WASHINGTON — One hot, dusty day in June, Col. Ted Westhusing was found dead in a trailer at a military base near the Baghdad airport, a single gunshot wound to the head.
The Army would conclude that he committed suicide with his service pistol. At the time, he was the highest-ranking officer to die in Iraq.
The Army closed its case. But the questions surrounding Westhusing’s death continue.
Westhusing, 44, was no ordinary officer. He was one of the Army’s leading scholars of military ethics, a full professor at West Point who volunteered to serve in Iraq to be able to better teach his students. He had a doctorate in philosophy; his dissertation was an extended meditation on the meaning of honor.
Most of the letter is a wrenching account of a struggle for honor in a strange land.
“I cannot support a msn [mission] that leads to corruption, human rights abuse and liars. I am sullied,” it says. "I came to serve honorably and feel dishonored.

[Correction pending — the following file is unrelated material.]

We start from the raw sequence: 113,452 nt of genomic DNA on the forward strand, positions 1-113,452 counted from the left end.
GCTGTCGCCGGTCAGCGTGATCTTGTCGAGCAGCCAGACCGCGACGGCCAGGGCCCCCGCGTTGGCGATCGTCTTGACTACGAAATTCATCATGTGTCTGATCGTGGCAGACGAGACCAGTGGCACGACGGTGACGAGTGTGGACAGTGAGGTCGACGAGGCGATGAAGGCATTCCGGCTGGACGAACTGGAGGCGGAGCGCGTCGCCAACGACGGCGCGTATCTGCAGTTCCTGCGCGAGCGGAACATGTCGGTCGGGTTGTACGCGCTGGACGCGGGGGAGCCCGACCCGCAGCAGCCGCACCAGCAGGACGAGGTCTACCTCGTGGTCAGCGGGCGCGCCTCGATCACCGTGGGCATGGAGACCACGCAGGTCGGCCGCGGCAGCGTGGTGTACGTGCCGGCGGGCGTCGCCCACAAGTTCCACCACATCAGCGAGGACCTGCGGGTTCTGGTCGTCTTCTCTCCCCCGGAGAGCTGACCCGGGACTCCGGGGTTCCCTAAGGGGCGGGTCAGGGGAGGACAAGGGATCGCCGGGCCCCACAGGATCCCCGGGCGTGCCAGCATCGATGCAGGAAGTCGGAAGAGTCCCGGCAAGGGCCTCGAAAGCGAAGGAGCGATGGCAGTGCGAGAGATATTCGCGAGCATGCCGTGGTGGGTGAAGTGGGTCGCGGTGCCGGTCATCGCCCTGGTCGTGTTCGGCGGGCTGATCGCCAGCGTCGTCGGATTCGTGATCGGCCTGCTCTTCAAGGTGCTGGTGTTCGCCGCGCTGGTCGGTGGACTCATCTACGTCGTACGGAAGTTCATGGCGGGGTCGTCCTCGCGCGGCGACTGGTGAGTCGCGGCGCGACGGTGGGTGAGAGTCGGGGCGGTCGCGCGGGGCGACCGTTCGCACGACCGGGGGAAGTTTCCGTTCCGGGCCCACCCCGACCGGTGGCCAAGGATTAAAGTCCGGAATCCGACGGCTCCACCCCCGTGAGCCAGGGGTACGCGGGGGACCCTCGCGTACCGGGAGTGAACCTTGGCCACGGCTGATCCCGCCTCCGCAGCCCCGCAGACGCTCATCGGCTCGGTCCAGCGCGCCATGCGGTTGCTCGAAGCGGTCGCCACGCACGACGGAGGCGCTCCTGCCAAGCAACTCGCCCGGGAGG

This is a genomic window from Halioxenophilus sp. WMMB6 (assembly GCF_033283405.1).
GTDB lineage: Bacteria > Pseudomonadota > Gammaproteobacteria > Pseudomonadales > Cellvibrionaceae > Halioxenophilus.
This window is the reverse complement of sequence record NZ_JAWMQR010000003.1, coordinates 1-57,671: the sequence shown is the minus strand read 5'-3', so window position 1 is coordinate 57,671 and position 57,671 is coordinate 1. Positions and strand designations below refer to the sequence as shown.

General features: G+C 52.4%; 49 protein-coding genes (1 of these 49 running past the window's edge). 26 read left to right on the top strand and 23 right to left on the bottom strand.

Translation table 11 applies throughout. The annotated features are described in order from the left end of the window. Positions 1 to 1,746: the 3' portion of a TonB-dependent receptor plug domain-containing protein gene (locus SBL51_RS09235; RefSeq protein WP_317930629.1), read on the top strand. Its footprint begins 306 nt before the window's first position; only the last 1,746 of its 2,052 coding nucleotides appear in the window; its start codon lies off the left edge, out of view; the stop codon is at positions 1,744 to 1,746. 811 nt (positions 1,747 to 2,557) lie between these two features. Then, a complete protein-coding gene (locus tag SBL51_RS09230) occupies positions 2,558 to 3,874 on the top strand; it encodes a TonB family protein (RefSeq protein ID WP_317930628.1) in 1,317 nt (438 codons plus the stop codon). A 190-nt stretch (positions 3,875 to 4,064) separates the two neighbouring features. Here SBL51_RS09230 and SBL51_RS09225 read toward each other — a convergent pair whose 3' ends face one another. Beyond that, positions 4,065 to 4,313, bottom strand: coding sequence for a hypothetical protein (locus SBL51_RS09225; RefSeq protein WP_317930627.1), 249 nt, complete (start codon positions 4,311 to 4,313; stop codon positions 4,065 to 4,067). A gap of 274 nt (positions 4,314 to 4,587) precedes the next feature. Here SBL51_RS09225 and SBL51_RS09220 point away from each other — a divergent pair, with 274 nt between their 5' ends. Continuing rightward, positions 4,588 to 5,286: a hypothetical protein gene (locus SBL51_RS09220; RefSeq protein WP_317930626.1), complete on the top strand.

“Death before being dishonored any more.”
So it was only natural that Westhusing acted when he learned of possible corruption by U.S. contractors in Iraq. A few weeks before he died, Westhusing received an anonymous complaint that a private security company he oversaw had cheated the U.S. government and committed human rights violations. Westhusing confronted the contractor and reported the concerns to superiors, who launched an investigation.
In e-mails to his family, Westhusing seemed especially upset by one conclusion he had reached: that traditional military values such as duty, honor and country had been replaced by profit motives in Iraq, where the U.S. had come to rely heavily on contractors for jobs once done by the military.
In related news, Bush is apparently announcing a pullout of some sort tomorrow.